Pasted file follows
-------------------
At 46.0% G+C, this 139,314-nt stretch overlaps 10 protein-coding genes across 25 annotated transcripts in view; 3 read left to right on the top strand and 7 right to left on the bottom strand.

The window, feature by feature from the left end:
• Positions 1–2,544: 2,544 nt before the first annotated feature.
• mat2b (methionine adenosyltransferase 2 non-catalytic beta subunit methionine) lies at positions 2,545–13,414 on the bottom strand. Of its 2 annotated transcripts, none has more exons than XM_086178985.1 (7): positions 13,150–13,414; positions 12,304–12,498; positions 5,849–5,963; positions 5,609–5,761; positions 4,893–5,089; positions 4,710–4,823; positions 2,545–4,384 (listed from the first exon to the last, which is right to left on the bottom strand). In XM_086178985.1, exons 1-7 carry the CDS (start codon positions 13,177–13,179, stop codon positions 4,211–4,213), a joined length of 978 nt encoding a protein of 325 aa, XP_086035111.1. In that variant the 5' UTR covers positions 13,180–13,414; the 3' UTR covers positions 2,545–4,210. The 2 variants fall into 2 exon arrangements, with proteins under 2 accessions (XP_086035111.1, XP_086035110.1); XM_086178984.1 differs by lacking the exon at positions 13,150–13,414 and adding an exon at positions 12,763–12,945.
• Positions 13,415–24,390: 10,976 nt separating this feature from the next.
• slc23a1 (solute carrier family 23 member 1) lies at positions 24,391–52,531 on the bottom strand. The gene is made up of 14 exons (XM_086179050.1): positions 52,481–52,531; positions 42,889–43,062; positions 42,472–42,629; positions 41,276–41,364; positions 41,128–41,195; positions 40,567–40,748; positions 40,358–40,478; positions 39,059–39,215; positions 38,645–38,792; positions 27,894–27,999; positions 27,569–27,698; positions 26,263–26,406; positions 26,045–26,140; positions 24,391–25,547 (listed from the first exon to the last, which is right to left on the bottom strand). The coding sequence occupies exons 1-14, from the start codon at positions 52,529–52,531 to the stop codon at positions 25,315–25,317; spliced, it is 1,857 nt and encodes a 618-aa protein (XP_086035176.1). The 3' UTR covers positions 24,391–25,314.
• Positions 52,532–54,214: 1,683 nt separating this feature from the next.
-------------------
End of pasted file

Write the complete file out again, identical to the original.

At 46.0% G+C, this 139,314-nt stretch overlaps 10 protein-coding genes across 25 annotated transcripts in view; 3 read left to right on the top strand and 7 right to left on the bottom strand.

The window, feature by feature from the left end:
• Positions 1–2,544: 2,544 nt before the first annotated feature.
• mat2b (methionine adenosyltransferase 2 non-catalytic beta subunit methionine) lies at positions 2,545–13,414 on the bottom strand. Of its 2 annotated transcripts, none has more exons than XM_086178985.1 (7): positions 13,150–13,414; positions 12,304–12,498; positions 5,849–5,963; positions 5,609–5,761; positions 4,893–5,089; positions 4,710–4,823; positions 2,545–4,384 (listed from the first exon to the last, which is right to left on the bottom strand). In XM_086178985.1, exons 1-7 carry the CDS (start codon positions 13,177–13,179, stop codon positions 4,211–4,213), a joined length of 978 nt encoding a protein of 325 aa, XP_086035111.1. In that variant the 5' UTR covers positions 13,180–13,414; the 3' UTR covers positions 2,545–4,210. The 2 variants fall into 2 exon arrangements, with proteins under 2 accessions (XP_086035111.1, XP_086035110.1); XM_086178984.1 differs by lacking the exon at positions 13,150–13,414 and adding an exon at positions 12,763–12,945.
• Positions 13,415–24,390: 10,976 nt separating this feature from the next.
• slc23a1 (solute carrier family 23 member 1) lies at positions 24,391–52,531 on the bottom strand. The gene is made up of 14 exons (XM_086179050.1): positions 52,481–52,531; positions 42,889–43,062; positions 42,472–42,629; positions 41,276–41,364; positions 41,128–41,195; positions 40,567–40,748; positions 40,358–40,478; positions 39,059–39,215; positions 38,645–38,792; positions 27,894–27,999; positions 27,569–27,698; positions 26,263–26,406; positions 26,045–26,140; positions 24,391–25,547 (listed from the first exon to the last, which is right to left on the bottom strand). The coding sequence occupies exons 1-14, from the start codon at positions 52,529–52,531 to the stop codon at positions 25,315–25,317; spliced, it is 1,857 nt and encodes a 618-aa protein (XP_086035176.1). The 3' UTR covers positions 24,391–25,314.
• Positions 52,532–54,214: 1,683 nt separating this feature from the next.